Hippocampal neuronal cultures on astrocyte layers (see Fig. 1) or on poly-l-lysine/collagen-coated coverslips (see Fig. 2) were fixed for 1 h at room temperature in PBS containing 4% paraformaldehyde. They were washed twice in PBS, incubated for 10 min with 50 mm NH4Cl in PBS, and washed again. Cultures were incubated for 1 h with primary antibodies in the presence of goat serum (10%) and BSA (3%). The primary antibodies used were anti-SNAP-25 (1:400, rabbit polyclonal; recognizing both SNAP-25a and SNAP-25b; Synaptic Systems, Göttingen, Germany), anti-SNAP-23 (1:400; Synaptic Systems), synaptophysin (1:200, mouse monoclonal; Synaptic Systems), and anti-GFP (1:200, rabbit polyclonal; Synaptic Systems). The cells were washed four times for 10 min with PBS and then incubated for 1 h with secondary antibodies diluted 1:1000 to 1:200. We used Alexa 546-coupled goat-anti-rabbit (Invitrogen) against the anti-SNAP-23 or anti-SNAP-25, Alexa 647-coupled goat anti-mouse for detection of synaptophysin and Alexa488-coupled goat anti-rabbit (in experiments with anti-GFP). Cultures were finally washed four times in PBS and imaged immediately or kept at 4°C overnight.
Immunofluorescence images in Figure 1 were taken with a confocal microscope (LSM 410 controlled by LSM 3.98 software attached to an Axiovert 135TV; Zeiss). Argon lasers were used for exciting at 488 and 543 nm and a helium–neon laser for 633 nm excitation. Emitted light was filtered with a 510–525 nm BP filter, a 570 nm LP filter, and a 665 nm LP filter, respectively. Images were taken using a 63× oil immersion (1.4 NA) objective at 1024 × 1024 pixels. Images were imported into IgorPro (WaveMetrics) and analyzed with custom-written IgorPro functions. The number of neuronal branches was calculated from the hybrid median filtered maximal projection of a confocal stack of images. An IgorPro function was used to detect the number of eGFP-positive processes crossing a circumference (radius of 0–50 μm) centered in the cell soma. Crosses were distinguished by detecting changes over threshold of the first derivative of the fluorescence intensity level. The number of synapses was calculated from synaptophysin-specific staining using an automated spot detection algorithm (Bergsman et al., 2006).
The relative expression levels (see Fig. 2B) were estimated from the GFP fluorescence of live (unfixed) neurons growing on poly-l-lysine/collagen-coated coverslips and expressing GFP-tagged versions of the three isoforms. The fluorescence was measured with an Imago QE camera on an Axiovert-200 driven by TILLVision. The light source was a Polychrome V (T.I.L.L. Photonics), and appropriate filters were used (excitation filter, 470/40 nm bandpass; beam splitter, 495 nm; emission filter, 525/50 nm bandpass). The fluorescence was quantified using an area-of-interest placed over the cell body in TILLVision. After fixation (see above), the neurons were stained against GFP (to intensify the fluorescence) and synaptophysin, and the cells were imaged on the same setup to visualize the localization of expressed protein (see Fig. 2A).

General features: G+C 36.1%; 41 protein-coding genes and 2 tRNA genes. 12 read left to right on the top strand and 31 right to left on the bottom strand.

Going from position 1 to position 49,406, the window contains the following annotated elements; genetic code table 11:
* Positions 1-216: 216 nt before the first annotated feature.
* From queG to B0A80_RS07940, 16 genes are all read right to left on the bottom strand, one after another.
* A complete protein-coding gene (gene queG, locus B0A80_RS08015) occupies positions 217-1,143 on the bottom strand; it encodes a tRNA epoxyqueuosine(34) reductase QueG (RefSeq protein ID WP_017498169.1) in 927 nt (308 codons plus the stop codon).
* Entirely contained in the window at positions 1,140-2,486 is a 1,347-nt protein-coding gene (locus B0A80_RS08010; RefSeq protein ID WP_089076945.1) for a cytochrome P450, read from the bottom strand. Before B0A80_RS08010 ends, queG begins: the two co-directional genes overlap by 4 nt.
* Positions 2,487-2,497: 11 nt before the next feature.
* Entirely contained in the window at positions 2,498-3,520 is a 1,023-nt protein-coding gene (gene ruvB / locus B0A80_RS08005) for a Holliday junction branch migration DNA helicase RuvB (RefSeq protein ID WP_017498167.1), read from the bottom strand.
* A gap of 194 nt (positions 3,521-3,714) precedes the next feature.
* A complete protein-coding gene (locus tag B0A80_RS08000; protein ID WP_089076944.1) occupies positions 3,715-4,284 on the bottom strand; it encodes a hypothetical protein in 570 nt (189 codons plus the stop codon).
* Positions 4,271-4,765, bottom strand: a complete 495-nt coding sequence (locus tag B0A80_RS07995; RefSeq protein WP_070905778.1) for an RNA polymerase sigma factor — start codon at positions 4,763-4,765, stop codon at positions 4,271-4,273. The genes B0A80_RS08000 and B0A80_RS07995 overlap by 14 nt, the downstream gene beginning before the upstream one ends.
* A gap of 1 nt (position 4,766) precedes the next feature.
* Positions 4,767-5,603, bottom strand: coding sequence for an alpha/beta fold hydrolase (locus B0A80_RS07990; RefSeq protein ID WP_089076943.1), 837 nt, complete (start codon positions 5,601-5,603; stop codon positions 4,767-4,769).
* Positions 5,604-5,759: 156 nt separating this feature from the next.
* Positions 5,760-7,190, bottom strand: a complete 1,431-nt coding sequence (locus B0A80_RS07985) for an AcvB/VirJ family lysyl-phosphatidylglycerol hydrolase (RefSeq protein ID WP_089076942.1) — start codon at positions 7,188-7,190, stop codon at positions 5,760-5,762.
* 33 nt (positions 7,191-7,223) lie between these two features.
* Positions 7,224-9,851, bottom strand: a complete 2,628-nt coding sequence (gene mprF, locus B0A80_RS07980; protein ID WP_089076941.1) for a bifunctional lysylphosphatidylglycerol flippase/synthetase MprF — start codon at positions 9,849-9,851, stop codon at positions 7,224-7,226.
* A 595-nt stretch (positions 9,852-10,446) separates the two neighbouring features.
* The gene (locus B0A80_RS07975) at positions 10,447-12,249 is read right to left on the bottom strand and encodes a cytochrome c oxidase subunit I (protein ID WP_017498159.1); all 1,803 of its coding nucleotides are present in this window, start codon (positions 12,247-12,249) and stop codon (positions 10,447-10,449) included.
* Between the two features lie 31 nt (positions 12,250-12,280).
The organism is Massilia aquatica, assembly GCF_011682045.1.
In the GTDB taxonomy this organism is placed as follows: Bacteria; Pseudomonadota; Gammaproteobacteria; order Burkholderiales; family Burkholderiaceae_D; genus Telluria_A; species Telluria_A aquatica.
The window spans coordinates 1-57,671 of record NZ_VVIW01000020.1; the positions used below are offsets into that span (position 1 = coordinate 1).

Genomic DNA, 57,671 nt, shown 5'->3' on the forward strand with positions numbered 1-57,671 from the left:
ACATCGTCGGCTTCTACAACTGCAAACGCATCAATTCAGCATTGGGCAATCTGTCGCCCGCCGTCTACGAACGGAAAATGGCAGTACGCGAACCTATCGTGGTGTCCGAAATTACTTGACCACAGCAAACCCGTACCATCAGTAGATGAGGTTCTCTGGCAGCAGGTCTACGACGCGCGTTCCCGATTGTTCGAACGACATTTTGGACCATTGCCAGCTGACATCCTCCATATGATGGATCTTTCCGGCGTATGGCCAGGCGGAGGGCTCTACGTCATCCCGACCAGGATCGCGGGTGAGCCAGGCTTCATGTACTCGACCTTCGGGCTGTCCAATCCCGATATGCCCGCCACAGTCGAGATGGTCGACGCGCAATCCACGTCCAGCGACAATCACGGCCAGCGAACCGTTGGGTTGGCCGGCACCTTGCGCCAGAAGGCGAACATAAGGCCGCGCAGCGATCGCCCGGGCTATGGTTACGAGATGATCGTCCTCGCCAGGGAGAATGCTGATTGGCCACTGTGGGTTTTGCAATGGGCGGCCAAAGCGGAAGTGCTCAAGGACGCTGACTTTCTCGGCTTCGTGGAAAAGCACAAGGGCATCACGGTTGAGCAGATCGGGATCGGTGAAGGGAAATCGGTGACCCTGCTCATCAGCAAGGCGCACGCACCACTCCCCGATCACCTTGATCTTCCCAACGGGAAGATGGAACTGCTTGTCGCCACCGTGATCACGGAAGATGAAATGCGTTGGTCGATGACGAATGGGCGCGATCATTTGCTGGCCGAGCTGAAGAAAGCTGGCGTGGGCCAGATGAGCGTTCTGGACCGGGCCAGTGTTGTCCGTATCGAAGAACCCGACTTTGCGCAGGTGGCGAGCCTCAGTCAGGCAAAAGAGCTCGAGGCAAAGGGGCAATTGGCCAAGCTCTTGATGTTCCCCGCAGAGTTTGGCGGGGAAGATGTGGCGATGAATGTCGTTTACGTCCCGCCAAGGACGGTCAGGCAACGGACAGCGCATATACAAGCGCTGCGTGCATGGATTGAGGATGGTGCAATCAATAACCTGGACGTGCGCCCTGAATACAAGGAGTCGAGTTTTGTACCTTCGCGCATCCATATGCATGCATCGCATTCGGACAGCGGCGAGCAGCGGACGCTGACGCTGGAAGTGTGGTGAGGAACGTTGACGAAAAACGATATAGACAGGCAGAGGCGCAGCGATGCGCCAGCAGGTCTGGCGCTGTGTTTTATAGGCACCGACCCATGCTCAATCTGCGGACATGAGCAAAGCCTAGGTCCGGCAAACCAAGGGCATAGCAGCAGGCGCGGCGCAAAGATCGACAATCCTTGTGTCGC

Autaptic cells between 10 and 14 d in vitro were used for experiments. The patch-pipette solution included 135 mm K-gluconate, 10 mm HEPES, 1 mm EGTA, 4.6 mm MgCl2, 4 mm Na+-ATP, 15 mm creatine phosphate, and 50 U/ml phosphocreatine kinase, 300 mOsm, pH 7.3. The standard extracellular medium was described above. Cells were whole-cell voltage clamped at −70 mV with an EPC-9 amplifier (HEKA Elektronik, Lambrecht/Pfalz, Germany) under control of Pulse 8.70 program (HEKA Elektronik). Currents were low-pass filtered at 2.87 kHz and stored at either 10 or 20 kHz. The series resistance was compensated 75%. Only cells with series resistances below 15 MΩ were analyzed. The pipette tip diameter was kept at ∼2 μm; the resistance ranged from 2.5 to 3.5 MΩ.
All recordings were made at room temperature. EPSCs were evoked by depolarizing the cell from −70 to 0 mV for 2 ms every 5–10 s (0.1–0.2 Hz). The readily releasable pool (RRP) was determined by a 3.5 s application of an external saline solution made hypertonic by the addition of 500 mm sucrose. Solutions were applied using a fast-flow system that provides reliable and precise solution exchanges with time constants of ∼20–30 ms (Rosenmund et al., 1995). The patch pipettes were made of borosilicate glass and pulled using a multi-step puller (P-87; Sutter Instruments, Novato, CA). Recording of miniature EPSCs (mEPSCs) were performed in the presence of 200 nm tetrodotoxin. Spontaneous events were detected using an event detection algorithm (Clements and Bekkers, 1997) on 2 kHz digitally filtered traces. Only events with amplitudes 3.5 times greater than the SD of the baseline noise were detected. After computer detection, events were individually examined to verify that they satisfied the detection criteria.
Results are shown as average ± SEM, with n referring to the number of cells from each group. Because we experienced significant between-preparation variability in the electrophysiological parameters examined, we usually tested significance by two-way ANOVA, in which the genetic background (knock-out or wild type) and/or the expressed isoforms were defined as a fixed factor, and the culture used was defined as an orthogonal “random” factor. In the case of more than two levels of the fixed factor, appropriate post hoc tests were used. Statistical testing was done using JMP version 5 (SAS Institute, Cary, NC).